1) See CORRECTION above. Forearm-Racket in Line. The forearm and racket should be roughly in line and at a right angle to the upper arm when the leg thrust phase of the serve begins. When the shoulder rises due to the leg thrust and other motions this forearm-racket to upper arm angle causes the shoulder joint to externally rotate and stretch the internal shoulder rotators (lat & pec). When the forearm & racket are in a straight line & at 90° to the upper arm, the moment of inertia of the forearm-racket is maximized. As soon as the wrist breaks to allow the back scratch, the moment of inertia decreases sharply. The racket has not yet "leaked" according to Jay Berger's terminology.
    2) Forearm-Racket at an Angle. At some point after a good shoulder stretch is achieved, the wrist is allowed to let the racket drop down on the back - to the back scratch position. He calls this wrist joint motion 'letting the racket leak'. He discussed that the racket should leak but not too early because the stretch phase needs the forearm and racket more in a straight line. When they are in a straight line & at 90° to the upper arm, the moment of inertia of the forearm-racket is maximized. As soon as the wrist breaks to allow the back scratch, the moment of inertia decreases sharply. This can happen too early during the leg thrust before a good stretch is achieved.

    This video shows both the forearm-racket in a roughly straight line followed by the wrist joint motion allowing the racket to go more into the back scratch position. Type of serve unknown.
    https://vimeo.com/63688133

    These videos of another service motion show some variation and not as much wrist joint change for the racket drop. Racket is out to side and not behind the back. Type of serve unknown.
    https://vimeo.com/63688134
    Another similar serve.
    https://vimeo.com/63709517

    This cleared up a confusing phase of the serve for me as he identified two things that I have seen in high speed videos and explained what is going on and a critical piece of timing.
     
    Last edited: May 15, 2014
    #27
  28. JackB1

    JackB1 G.O.A.T.

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    I have been doing something like this the past week or so and I was amazed that I actually didn't lose anything, but gained some pace, due to my previous very technically poor serve. By starting this way, I am now actaully able to get a little racquet drop, where previously I got none.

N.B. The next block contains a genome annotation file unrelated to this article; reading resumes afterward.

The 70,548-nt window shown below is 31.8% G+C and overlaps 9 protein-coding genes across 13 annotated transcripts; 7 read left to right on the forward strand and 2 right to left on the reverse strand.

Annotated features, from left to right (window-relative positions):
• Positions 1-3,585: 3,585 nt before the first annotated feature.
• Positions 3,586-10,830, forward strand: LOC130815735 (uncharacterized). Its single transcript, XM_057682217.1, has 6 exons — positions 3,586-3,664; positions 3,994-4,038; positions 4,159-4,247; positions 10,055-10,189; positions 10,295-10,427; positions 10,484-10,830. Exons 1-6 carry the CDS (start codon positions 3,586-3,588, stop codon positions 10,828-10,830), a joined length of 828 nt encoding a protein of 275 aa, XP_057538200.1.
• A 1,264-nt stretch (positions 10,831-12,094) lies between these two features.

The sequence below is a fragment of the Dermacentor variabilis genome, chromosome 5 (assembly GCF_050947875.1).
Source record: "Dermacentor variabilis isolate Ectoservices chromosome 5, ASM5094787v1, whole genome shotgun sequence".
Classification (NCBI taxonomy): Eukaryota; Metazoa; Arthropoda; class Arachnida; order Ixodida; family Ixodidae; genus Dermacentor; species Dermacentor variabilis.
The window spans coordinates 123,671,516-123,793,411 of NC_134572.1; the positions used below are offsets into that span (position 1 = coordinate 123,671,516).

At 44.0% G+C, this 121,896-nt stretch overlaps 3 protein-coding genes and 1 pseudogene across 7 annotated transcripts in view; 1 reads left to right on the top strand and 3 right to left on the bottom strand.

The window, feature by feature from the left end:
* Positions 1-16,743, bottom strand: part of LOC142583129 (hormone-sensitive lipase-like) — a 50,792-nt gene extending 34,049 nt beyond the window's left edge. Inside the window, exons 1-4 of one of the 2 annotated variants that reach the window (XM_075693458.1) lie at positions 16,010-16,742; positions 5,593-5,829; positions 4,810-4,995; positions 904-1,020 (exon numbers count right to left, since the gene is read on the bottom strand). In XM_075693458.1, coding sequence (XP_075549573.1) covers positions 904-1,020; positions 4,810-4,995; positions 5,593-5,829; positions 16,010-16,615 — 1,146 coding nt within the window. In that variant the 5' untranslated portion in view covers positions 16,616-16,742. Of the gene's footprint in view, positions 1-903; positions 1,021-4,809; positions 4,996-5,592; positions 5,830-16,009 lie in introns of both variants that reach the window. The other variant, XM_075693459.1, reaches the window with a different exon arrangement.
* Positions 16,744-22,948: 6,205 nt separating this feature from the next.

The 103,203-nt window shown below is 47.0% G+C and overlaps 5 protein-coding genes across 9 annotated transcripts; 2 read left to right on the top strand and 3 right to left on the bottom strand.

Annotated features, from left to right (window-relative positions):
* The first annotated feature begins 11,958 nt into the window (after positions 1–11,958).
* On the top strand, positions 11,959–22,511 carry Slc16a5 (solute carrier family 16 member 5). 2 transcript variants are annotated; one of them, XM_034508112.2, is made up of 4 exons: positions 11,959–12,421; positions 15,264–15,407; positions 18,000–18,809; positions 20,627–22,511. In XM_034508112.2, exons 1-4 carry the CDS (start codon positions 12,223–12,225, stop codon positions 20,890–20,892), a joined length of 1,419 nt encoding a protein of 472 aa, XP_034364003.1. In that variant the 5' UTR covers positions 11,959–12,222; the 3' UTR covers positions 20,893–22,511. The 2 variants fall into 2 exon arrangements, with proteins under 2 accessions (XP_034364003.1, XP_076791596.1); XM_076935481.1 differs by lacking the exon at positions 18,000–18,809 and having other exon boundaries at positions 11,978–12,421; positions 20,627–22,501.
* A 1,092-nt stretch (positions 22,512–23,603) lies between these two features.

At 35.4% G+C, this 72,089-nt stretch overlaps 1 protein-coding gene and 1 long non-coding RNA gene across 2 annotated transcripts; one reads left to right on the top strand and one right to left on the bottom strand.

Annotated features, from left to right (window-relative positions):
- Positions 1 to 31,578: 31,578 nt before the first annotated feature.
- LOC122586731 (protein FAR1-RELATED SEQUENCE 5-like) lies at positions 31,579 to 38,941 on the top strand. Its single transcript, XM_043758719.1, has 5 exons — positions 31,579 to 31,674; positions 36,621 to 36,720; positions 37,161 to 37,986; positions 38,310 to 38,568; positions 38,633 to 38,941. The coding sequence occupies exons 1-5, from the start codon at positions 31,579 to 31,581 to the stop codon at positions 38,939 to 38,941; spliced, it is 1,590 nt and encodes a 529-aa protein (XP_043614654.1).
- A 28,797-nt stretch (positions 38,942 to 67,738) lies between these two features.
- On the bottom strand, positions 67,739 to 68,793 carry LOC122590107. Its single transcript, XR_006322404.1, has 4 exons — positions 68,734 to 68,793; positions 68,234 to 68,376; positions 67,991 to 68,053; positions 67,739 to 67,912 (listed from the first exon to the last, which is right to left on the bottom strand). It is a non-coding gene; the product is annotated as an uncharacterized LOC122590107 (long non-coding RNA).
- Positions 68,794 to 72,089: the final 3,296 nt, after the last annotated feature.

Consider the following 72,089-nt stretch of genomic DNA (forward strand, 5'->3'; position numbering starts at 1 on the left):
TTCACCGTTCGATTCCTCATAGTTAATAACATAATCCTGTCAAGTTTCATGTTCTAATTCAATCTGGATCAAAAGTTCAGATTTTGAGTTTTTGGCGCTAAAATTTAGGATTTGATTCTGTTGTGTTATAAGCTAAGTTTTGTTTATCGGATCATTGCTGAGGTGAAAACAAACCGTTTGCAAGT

#28
  29. Maximagq

    Maximagq Banned

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    I actually mentioned this on your thread haha.
     
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  30. SystemicAnomaly

    SystemicAnomaly G.O.A.T.

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    Just came across a video of Jay Berger serving in a match against Agassi. His motion is not as simple as it should be. In fact, it is rather ugly and it appears that he might not get to a decent trophy position. It looks like he starts with a flawed drop (backscratch) position, (unsuccessfully) attempts to move it to a trophy position and then does an actual racket head drop.

    His elbow starts too high and too far forward for that initial dropped position. His elbow seems to be all over the place. He seems to move is toward a conventional trophy position but it does not appear that he ever really gets the elbow to a proper position where it is in line with the shoulder tilt before his "real" racket head drop.

    https://www.youtube.com/watch?v=_6Unmk4r3JQ&t=3m13s

    Here, Agassi shows a much better version of the trophy position serve (a half serve motion):

    https://www.youtube.com/watch?v=fCpjys2heNA
     
    #30
  31. GuyClinch

    GuyClinch Hall of Fame

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    Looking at the video ... Berger might start in the backscratch position but after the toss he moves into about half way between the backscratch and trophy position and then lets the racquet drop before he hits the ball for more power.

    I think most people might be better off starting in this halfway position..and some pros will have their students start that way..
     
    #31
  32. pennc94

    pennc94 Semi-Pro

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    It was so ugly that film could not capture it and survive.
     
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  33. JackB1

    JackB1 G.O.A.T.

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    Agassi's serve there looks very much like what Todd Martin has been doing lately. I think it's useful if you have trouble getting to a good trophy position, since a bad trophy position will only lead to worse things after that. This makes things cleaner and simpler. Kind of like relief pitchers in baseball pitching from the stretch. They don't seem to lose any velocity.
     
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  34. LeeD

    LeeD Bionic Poster

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    Most important, at the moment the racket is pointing at the ground, notice that his forearm is 90 degrees or level with the ground.
    THAT is what you need to do.
    Your forearm is correct, but you hold the racket in a pistol grip and you don't allow the racket to swing back independent of your forearm.
     
    #34
  35. TennisCJC

    TennisCJC Legend

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    Sara Errani was doing that in Italian Open final against Serena. Sara would let the racket head drop down behind her back and then she pulled it back up to a position near trophy position. Then she tossed and hit with a loop into the drop.

    I think starting in the trophy position is fine. Todd Martin has done it at times in his career and he hit 130 mph serves. I also think it is a good training method to start in trophy position like the cute girl in blue in the photos just above - see post 16 by SA.

    Sometimes I do warm up progressions when hitting a bucket of practice serves. Hit a few from full drop, then a few from trophy, and then work on full motion.
     
    #35
  36. LeeD